So, on your first SAC you will have this data to:

1.   Create a box-plot
2.   create a scatter-plot
3.   create residual plots
4.   Analyse trends in data
5.   Analyse the three median line, as well as the line best fit…and make a decsison on which method is more efficient (according to R, and Rsqueared values)
6.   write a clear, and cogent piece of analysis that analyses every single aspect of the data (out-liers, Q1, Q3 ect)
7.   If necessary, make transformation to the data.


 

                                              ~~~~~~~~~~~~~

What to do throughout the year:

If you’re not a natural, then it is in your best interests that you work consistently throughout the year. That is, while watching 60% of your classmates slack-off, you have to resist temptation and stay on your game. Buy small exercise books, and gradually plot your difficulties/things you got wrong in it. Slowly but surely, you will have a list, or maybe even a book full of challenging aspects of the course which you know you need to thoroughly revise before exam time. This book is also pertinent to your success at making an exam “cheat book”. Also, ask your teacher, your classmates or even VN’ers about any difficulties that arise. Don’t put it off. If you put off one thing, you will put off other things in other subjects, and all of a sudden you will have a big burden on you (adding pressure to what is already a stressful year). Furthermore, it is an excellent idea to finish the course early and do practice exams whenever you feel like it.. I don’t mean March early, but rather, you should finish the course by mid-july. This is important as it will allow you time to have the ‘year 12 slack off week’ (which normally occurs during July). It also allows you enough time to revise the course thoroughly (if I learnt anything from further, you’re competency wasn’t measured by getting questions right in your room, but rather, how you coped with silly mistakes, and how well you accustomed yourself to all of VCAA’s little tricks). This is only done through practice and clear thinking. Do exams (PM me if you need any exams that aren’t on VN, but there are heaps HERE) Do questions, the you don’t think will be on the exam, do questions that will make you hate further. Those are the questions that will get you the marks, not the ‘halo’ questions.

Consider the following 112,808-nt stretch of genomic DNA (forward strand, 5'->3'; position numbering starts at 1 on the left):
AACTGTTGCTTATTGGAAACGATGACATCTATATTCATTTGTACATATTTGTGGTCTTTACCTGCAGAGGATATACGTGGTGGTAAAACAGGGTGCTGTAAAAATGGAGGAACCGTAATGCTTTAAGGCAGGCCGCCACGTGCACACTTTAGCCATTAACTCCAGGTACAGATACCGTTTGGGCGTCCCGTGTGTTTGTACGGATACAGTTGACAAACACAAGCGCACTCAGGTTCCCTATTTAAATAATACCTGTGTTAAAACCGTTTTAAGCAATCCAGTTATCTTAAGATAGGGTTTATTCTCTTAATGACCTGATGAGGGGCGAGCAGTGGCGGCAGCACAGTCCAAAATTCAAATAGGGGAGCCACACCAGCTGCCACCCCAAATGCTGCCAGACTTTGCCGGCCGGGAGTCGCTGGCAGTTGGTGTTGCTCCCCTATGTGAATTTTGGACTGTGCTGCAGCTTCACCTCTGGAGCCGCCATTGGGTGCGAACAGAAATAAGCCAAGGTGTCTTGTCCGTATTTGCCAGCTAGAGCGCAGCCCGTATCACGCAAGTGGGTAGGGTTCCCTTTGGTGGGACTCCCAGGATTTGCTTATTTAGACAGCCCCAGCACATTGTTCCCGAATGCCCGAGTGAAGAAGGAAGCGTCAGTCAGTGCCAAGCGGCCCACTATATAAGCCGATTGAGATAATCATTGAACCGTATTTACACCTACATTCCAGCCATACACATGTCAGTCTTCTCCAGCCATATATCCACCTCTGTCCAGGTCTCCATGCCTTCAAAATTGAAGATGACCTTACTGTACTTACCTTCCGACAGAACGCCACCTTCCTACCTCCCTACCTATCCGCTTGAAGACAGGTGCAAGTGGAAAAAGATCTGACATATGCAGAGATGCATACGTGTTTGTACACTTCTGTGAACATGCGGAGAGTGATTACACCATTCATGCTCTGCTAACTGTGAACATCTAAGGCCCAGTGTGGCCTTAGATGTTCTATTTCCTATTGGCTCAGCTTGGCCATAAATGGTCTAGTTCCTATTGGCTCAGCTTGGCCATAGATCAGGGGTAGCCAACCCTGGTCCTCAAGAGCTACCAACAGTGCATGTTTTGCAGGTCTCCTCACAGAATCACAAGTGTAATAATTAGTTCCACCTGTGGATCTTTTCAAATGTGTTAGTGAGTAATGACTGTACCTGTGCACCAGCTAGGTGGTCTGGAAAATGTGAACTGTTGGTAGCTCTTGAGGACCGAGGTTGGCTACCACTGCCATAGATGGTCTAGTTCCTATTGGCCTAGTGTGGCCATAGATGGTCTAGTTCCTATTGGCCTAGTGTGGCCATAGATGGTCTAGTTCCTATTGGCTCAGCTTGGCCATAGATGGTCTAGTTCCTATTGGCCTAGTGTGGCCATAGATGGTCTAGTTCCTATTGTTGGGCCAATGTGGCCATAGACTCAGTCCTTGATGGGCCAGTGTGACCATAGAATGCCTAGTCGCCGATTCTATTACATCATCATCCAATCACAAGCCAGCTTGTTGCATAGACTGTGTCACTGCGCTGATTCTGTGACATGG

So, what you have to do:
1.   Prepare a book that you can put in difficulties.
2.   Actually USE the book!
3.   Make the book neat, so you can refer to it whenever.
4.   If you have any problems, address them in a rather urgent manner.
5.   Do practice exams whenever, and wherever you can.
6.   DON’T SLACK OFF!

The book you will use in the exam:

 As you should know, you’re allowed to bring in a ‘cheat book’ into both exams. There are certain guidelines (which have been set by VCAA and also that I cant find the link to =P) that must be adhered to. But basically, it’s a book (mostly A4) that you take in, and can have whatever you want in it. It can have past exam questions, theories you don’t understand how to do, questions you don’t know how to do, worded answers (randomly distributed residual plot ect..) and hell, it can even have a sudoku in there J

What I recommend you do to this book is:

1.   With the book that has all your problems throughout the year, go through it again, and see what you’re still struggling with.
2.   Colour code your book, to make it really user friendly in the exam
3.   Make your book in the 3rd school holidays (add a few white, blank pages, incase you want to add anything later) and get used to                             it. Every time you do a practice exam, use it. Know where things are.